Delhi: Tuck into truck food
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It should be the perfect setting: a sprawling amphitheatre, music and 20 food trucks, offering a variety of gourmet food. That’s what you can expect at Delhi’s first food truck festival this weekend.
Called Horn Ok Please, the festival is being organized by GoBuzzinga, a Delhi start-up that helps people discover Delhi, and So Delhi, a city guide for travellers and locals.
Over the past few years, Delhi has seen a spurt in food festivals, a trend made popular by the New Delhi Palate Fest, which first brought together pop-up stalls by leading restaurants in Nehru Park over three days in 2014. Its third edition, which ended on 12 February, was attended by over 150,000 people, a 30% increase from the previous year. Another popular event, The Grub Fest, saw over 70,000 visitors in its second edition (a 25% increase), from 18-20 October.
“Food festivals indeed have become a rage. We wanted to do something with food (‘because who doesn’t like food’), but something different. Hence, Horn Ok Please,” says So Delhi’s founder-chief executive officer (CEO) Digant Sharma.
“Gurgaon (Gurugram) already has a popular hub for food trucks in Sector 29, something which Delhi is yet to see. This festival will bring that experience to the Capital,” says GoBuzzinga’s CEO Shantanu Verma.
The food trucks, from different parts of the National Capital Region, will serve cuisines ranging from Chinese, Thai and Italian to Indian and street food. You can also enjoy a variety of waffles (think Banana Toffee) and hotdogs (do try the New Yorker) at Waffle Chowk and Doggy Style, respectively.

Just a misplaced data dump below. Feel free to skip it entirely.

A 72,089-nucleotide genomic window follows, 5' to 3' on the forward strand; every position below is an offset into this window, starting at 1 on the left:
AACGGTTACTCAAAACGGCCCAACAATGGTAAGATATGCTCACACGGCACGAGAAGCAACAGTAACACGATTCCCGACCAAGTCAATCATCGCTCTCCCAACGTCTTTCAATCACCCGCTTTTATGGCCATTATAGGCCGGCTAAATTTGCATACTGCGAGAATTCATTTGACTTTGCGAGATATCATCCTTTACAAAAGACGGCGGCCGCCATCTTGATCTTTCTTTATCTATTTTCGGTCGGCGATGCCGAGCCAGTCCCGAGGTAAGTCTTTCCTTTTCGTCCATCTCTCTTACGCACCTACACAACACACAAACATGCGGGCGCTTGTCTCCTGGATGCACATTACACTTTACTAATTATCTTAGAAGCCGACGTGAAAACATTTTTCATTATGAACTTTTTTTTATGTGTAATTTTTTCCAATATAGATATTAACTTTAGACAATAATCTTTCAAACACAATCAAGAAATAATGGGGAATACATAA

Isha Sarin will be coming with the Delhi-based Grubtrotters food truck, which she started with brother-duo Bharat and Akbar Asokan in December. “We will be serving bun sliders with eight kinds of fillings, including Korean pulled pork and mutton galouti,” says Sarin, who recommends their fried chicken filling with “super hot” ghost chilli sauce. In case you are in the mood for burgers, try Smita Pahwa’s Devilicious truck. The former Taj Mansingh chef recommends her twisted Lamb Burger. If you are a fan of Lebanese food, Gourmet Streat’s would be a good choice. “This is the first time we are coming to Delhi (from Gurugram). However, we have seen a lot of Delhi crowd come to Sector 29 to enjoy our food,” says Dixit Malhotra, who quit his family business after 15 years and started Gourmet Streat late last year because he wanted to cook “all the time”. His recommendations: Chermoula Paneer Pizza Pocket and Arabic Rice with Goulash.
“There’s no denying that food trucks have gained immense popularity over the years. The vibe, the jazzed-up look, the gourmet food, all add to the experience. They are a break from the ordinary,” says Verma.
Besides the opportunity to do food-truck hopping, the other exciting thing about the festival is its venue: Delhi’s first mall, Ansal Plaza. “There’s a lot of nostalgia attached to it, more so for south Delhiites. It has ample space for parking, and is easily accessible by Metro, bus and auto. This is our little effort to revive the mall,” says Sharma.
The festival will also have performances by bands and artistes like Chizai and Kamakshi Khanna.
This weekend then, make time for music, nostalgia and, of course, food.
Horn Ok Please will be held on 4-5 March, 11am-9pm, at Ansal Plaza, Khel Gaon Marg. Prices, starting from Rs100.